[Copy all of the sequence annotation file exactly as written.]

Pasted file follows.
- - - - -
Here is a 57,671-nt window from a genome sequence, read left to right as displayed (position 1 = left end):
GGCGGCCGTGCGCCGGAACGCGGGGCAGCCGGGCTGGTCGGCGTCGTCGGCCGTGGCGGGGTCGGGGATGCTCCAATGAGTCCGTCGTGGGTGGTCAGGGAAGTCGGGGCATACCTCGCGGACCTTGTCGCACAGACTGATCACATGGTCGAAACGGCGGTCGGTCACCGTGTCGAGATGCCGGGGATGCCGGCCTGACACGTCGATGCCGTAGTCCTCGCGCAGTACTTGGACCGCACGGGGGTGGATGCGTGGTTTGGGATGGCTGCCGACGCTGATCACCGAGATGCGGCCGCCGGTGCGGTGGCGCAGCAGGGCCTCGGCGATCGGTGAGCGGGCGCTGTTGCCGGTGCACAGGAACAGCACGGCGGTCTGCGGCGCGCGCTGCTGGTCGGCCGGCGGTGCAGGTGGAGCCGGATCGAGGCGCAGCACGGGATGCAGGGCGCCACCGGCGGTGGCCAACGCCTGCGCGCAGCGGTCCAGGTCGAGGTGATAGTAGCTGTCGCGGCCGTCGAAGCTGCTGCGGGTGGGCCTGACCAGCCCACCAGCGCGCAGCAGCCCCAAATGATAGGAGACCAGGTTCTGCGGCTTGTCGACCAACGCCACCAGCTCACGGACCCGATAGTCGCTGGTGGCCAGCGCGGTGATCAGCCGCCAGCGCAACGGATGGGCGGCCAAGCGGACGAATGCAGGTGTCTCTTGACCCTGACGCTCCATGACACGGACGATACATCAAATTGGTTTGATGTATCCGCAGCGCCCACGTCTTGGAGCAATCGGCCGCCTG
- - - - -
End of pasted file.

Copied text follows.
Here is a 57,671-nt window from a genome sequence, read left to right as displayed (position 1 = left end):
GGCGGCCGTGCGCCGGAACGCGGGGCAGCCGGGCTGGTCGGCGTCGTCGGCCGTGGCGGGGTCGGGGATGCTCCAATGAGTCCGTCGTGGGTGGTCAGGGAAGTCGGGGCATACCTCGCGGACCTTGTCGCACAGACTGATCACATGGTCGAAACGGCGGTCGGTCACCGTGTCGAGATGCCGGGGATGCCGGCCTGACACGTCGATGCCGTAGTCCTCGCGCAGTACTTGGACCGCACGGGGGTGGATGCGTGGTTTGGGATGGCTGCCGACGCTGATCACCGAGATGCGGCCGCCGGTGCGGTGGCGCAGCAGGGCCTCGGCGATCGGTGAGCGGGCGCTGTTGCCGGTGCACAGGAACAGCACGGCGGTCTGCGGCGCGCGCTGCTGGTCGGCCGGCGGTGCAGGTGGAGCCGGATCGAGGCGCAGCACGGGATGCAGGGCGCCACCGGCGGTGGCCAACGCCTGCGCGCAGCGGTCCAGGTCGAGGTGATAGTAGCTGTCGCGGCCGTCGAAGCTGCTGCGGGTGGGCCTGACCAGCCCACCAGCGCGCAGCAGCCCCAAATGATAGGAGACCAGGTTCTGCGGCTTGTCGACCAACGCCACCAGCTCACGGACCCGATAGTCGCTGGTGGCCAGCGCGGTGATCAGCCGCCAGCGCAACGGATGGGCGGCCAAGCGGACGAATGCAGGTGTCTCTTGACCCTGACGCTCCATGACACGGACGATACATCAAATTGGTTTGATGTATCCGCAGCGCCCACGTCTTGGAGCAATCGGCCGCCTG